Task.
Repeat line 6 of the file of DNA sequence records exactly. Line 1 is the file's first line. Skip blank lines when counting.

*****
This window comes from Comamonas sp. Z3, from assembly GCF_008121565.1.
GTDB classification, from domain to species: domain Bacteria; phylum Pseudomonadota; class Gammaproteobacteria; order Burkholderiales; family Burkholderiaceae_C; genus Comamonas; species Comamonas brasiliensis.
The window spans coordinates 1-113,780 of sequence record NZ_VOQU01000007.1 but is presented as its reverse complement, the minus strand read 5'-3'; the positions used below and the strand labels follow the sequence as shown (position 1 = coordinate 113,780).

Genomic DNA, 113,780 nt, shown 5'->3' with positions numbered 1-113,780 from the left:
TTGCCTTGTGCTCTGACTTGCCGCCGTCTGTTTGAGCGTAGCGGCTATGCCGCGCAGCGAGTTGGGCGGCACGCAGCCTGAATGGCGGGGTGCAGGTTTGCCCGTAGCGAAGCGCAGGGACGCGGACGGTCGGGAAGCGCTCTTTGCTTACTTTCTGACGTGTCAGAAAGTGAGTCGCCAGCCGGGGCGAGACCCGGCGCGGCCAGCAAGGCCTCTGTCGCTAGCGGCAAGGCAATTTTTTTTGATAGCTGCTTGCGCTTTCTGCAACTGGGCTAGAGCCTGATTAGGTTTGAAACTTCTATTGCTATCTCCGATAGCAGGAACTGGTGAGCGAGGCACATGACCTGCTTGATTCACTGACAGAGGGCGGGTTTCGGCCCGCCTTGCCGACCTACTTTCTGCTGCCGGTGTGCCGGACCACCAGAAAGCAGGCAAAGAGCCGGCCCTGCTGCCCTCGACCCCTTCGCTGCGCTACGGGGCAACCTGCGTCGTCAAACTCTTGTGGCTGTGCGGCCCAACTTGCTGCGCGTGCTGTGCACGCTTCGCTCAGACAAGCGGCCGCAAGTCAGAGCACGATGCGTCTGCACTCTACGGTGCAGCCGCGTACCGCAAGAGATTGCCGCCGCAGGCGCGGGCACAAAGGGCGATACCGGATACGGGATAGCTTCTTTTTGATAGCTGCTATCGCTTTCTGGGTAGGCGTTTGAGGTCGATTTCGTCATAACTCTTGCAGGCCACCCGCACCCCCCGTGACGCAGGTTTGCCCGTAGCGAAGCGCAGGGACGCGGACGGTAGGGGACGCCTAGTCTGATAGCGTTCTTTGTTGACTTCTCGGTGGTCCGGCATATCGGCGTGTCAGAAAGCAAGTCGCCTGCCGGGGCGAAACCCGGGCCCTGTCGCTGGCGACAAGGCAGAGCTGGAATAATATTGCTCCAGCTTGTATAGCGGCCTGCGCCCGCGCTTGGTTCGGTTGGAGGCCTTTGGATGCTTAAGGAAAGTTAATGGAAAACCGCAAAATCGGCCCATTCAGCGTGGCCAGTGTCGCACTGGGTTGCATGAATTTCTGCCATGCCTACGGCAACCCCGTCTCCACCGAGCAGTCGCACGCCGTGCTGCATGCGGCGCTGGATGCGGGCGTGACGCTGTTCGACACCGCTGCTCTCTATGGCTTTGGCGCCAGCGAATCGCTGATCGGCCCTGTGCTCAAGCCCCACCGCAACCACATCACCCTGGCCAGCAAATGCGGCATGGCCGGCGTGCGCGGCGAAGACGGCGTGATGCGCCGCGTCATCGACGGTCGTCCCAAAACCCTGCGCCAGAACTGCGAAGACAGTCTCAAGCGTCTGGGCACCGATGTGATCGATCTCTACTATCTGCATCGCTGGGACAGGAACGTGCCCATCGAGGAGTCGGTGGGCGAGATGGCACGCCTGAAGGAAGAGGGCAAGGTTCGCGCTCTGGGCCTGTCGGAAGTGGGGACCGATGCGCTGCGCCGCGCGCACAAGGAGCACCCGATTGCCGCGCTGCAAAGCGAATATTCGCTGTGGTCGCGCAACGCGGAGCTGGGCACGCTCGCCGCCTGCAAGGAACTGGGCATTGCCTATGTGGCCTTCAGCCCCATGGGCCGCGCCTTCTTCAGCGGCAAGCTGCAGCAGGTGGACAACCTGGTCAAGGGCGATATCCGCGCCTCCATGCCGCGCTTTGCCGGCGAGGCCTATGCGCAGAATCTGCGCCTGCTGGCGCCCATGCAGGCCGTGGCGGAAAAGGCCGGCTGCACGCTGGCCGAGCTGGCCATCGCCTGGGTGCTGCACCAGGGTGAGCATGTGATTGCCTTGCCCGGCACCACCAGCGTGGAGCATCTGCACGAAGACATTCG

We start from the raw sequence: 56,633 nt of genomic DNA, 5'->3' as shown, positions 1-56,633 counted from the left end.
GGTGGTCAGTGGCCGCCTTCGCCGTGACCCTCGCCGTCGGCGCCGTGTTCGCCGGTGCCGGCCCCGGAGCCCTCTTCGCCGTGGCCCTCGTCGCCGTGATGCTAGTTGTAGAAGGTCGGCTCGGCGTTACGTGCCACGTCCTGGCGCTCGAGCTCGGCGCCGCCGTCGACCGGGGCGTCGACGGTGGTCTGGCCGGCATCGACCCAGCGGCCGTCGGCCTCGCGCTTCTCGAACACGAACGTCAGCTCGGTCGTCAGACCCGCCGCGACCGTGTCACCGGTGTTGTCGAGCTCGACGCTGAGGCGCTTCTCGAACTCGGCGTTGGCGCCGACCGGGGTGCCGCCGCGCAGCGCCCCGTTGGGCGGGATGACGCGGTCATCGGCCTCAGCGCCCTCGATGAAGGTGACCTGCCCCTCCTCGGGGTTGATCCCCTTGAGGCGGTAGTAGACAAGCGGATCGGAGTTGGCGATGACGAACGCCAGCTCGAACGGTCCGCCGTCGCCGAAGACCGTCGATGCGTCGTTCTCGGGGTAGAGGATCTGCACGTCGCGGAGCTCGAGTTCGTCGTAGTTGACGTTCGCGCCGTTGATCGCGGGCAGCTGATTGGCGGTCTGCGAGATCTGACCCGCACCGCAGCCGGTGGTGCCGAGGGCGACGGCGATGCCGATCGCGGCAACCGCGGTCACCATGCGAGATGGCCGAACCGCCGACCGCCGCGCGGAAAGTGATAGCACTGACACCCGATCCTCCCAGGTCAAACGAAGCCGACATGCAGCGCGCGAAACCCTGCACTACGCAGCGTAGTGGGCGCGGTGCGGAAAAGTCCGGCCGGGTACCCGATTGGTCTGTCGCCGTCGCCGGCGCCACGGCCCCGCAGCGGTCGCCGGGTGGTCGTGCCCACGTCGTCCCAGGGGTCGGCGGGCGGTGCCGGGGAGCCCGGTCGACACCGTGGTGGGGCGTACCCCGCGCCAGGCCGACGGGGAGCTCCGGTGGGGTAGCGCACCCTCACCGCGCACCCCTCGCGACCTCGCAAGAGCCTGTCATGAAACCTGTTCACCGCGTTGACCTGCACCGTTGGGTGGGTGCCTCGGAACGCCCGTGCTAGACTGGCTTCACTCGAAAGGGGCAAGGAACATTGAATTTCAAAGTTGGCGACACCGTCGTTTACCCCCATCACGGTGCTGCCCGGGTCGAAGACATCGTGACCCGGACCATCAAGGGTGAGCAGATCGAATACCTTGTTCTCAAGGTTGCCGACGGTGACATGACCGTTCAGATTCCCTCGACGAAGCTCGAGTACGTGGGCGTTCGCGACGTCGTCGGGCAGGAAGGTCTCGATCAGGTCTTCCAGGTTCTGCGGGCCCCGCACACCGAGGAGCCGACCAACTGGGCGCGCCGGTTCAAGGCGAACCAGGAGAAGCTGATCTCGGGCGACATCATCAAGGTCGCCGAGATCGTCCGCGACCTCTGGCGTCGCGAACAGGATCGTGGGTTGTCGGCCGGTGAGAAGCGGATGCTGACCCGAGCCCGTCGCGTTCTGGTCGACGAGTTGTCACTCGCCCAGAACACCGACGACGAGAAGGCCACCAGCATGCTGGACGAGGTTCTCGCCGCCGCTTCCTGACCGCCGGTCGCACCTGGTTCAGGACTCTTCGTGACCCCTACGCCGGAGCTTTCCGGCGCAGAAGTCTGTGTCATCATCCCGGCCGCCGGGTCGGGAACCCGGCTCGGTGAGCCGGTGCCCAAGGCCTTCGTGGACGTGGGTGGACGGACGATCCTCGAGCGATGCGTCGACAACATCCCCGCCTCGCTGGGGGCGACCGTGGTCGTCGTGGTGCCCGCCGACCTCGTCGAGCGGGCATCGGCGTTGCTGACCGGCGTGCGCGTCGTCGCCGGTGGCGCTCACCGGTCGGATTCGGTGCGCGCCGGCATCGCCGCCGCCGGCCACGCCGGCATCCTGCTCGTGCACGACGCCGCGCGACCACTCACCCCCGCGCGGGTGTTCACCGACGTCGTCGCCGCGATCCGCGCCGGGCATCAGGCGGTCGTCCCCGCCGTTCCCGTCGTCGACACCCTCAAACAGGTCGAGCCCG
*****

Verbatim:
We start from the raw sequence: 56,633 nt of genomic DNA, 5'->3' as shown, positions 1-56,633 counted from the left end.